Fire in the Courthouse

Motzei Shabbos Story: It was an unusual job, but Aryeh did his job faithfully as the mayor of his town. When his life was threatened after doing a favor for a fellow Jew, he turned to the Alter Rebbe in distress.

Chabad.org

It was an unusual job for an Eastern-European Jew at the turn of the 19th century, but Aryeh did his job faithfully. As the mayor of his town, he was responsible for recording births, deaths and other important events.

It once happened that the son of a non-Jewish family decided to convert to Judaism, an offense that could cost him dearly in those days, when it was illegal for a Christian to leave his faith. But he was determined to follow the G‑d of Israel, and the Jewish nation welcomed him warmly and sheltered him from any harm.

There was just one problem. The man could not use his official papers, where he was identified as a non-Jew, since his Jewish appearance would give away his “crime.” But neither could he request Jewish identity papers without raising suspicion.

Finally, a solution was found. A Jewish man of approximately the same age had passed away. If Aryeh “neglected” to record his death, the convert could simply assume his identity and live openly as a Jew.

Seeing the man’s distress, Aryeh agreed to turn a blind eye.

But things went horribly wrong. Someone (possibly a relative of the convert) exposed the plot, and Aryeh soon found himself in the thick of a legal battle for his life.

Distressed, Aryeh made his way to Rabbi Schneur Zalman of Liadi and poured out his heart.

After hearing the date of the impending court hearing, Rabbi Schneur Zalman advised him to request a deferment.

When the second court date loomed close, Aryeh once again came to Rabbi Schneur Zalman, who again advised him to delay the case, which he was able to do once again.

When he was no longer able to push off the trial, the rabbi advised him, “Soon my granddaughter will marry the grandson of Rabbi Levi Yitzchak of Berditchev. The wedding will be in the town of Zhlobin. See to it that you attend the wedding and try your hardest to speak to Rabbi Levi Yitzchak. He will surely be able to help you.”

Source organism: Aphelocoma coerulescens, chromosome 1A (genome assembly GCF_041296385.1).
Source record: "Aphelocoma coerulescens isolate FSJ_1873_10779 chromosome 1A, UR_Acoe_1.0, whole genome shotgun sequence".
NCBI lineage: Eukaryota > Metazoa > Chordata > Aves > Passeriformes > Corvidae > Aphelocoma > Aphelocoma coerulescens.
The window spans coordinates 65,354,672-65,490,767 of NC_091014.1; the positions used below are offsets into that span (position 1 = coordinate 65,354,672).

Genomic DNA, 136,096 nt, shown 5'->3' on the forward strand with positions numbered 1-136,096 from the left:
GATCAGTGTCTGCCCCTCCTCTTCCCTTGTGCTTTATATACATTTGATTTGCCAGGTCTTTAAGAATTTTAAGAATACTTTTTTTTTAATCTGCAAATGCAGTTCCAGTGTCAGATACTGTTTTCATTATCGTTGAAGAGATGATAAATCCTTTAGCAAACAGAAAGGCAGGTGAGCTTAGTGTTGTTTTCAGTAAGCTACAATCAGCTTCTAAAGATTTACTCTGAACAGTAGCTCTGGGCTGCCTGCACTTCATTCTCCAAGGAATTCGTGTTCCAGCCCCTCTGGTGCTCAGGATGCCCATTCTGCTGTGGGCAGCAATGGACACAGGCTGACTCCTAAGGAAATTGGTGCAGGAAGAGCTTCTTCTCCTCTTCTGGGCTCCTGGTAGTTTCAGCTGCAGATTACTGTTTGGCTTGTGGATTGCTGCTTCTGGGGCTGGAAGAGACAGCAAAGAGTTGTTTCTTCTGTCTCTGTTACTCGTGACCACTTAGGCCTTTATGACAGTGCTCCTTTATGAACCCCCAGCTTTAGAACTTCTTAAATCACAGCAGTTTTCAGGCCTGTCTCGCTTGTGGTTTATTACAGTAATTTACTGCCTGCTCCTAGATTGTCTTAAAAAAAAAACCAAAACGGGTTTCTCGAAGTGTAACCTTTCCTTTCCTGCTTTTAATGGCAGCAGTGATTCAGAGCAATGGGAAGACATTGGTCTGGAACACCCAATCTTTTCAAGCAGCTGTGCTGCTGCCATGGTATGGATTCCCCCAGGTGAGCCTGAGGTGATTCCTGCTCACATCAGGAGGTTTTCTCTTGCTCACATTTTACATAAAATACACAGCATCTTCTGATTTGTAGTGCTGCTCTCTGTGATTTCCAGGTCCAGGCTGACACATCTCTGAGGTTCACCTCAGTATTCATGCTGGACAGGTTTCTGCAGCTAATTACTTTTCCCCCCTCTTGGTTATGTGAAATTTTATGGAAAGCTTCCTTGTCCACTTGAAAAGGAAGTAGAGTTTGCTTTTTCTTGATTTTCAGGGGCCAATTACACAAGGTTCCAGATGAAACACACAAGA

But things were not so simple. The town of Zhlobin (halfway between the hometowns of the two illustrious rabbis) was packed with thousands of visitors who had come to witness the spiritually charged nuptials. Every time Aryeh tried to approach Rabbi Levi Yitzchak, he found his way blocked by hordes of others who also wanted to spend a few precious moments in the presence of the holy man.

Feeling desperate, he decided to present himself at the door of Rabbi Levi Yitzchak’s room, ensuring that he would be the first one to be allowed in the following morning.

(As he waited, he observed how the great sage lay in bed, and two assistants read to him simultaneously, one from the Mishnah and the other from the Zohar. The rabbi lay motionless, appearing to be asleep, but whenever one of the readers would stumble, he would call out, “Nu, nu!” This lasted for two hours, until Rabbi Levi Yitzchak was refreshed.)

When Aryeh was finally ushered in, the holy man asked him, “Who sent you here?”

“My rebbe,” was the reply, “Rabbi Schneur Zalman.”

“Oh, my new in-law, he is a righteous man, a sage, a G‑dly person,” repeated Rabbi Levi Yitzchak a number of times, each time enumerating the fine qualities of his colleague. “Nu, sertze,” said Rabbi Levi Yitzchak (using the endearing Slavic term for “heart”). “What can I do for you?”

“I am a mayor of my town,” began Aryeh, briefly outlining his problem.

“What is a mayor?” wondered Rabbi Levi Yitzchak aloud.

After Aryeh explained his duties, he asked, “What? A Jewish mayor? Who ever heard of a Jew being a mayor? How can that be?”

“My rebbe himself told me to accept the position of mayor,” replied Aryeh.

“If it is indeed the case that you took the job with the blessing of my in-law,” said Rabbi Levi Yitzchak, again waxing eloquent in his praise for Rabbi Schneur Zalman, “you have nothing to fear. G‑d will surely help you and guard you from all evil.”

With that, the audience drew to a close.

Upon hearing what had taken place, Rabbi Schneur Zalman said to Aryeh, “Nu? Did I not give you good advice? Was it not a good idea to go to Rabbi Levi Yitzchak?”

The date of the trial came steadily closer, and Aryeh still had no idea how he would defend himself. After all, he had indeed allowed the poor convert to use the identity of the deceased man.

But then, a day before the trial, a fire broke out in the courthouse, and all the records were burned to a crisp—including all incriminating evidence against Aryeh.

(From the stories of Rabbi Leib Edelman, Shemuot Vesippurim II, pp. 91-03.)
Reprinted with permission from Chabad.org

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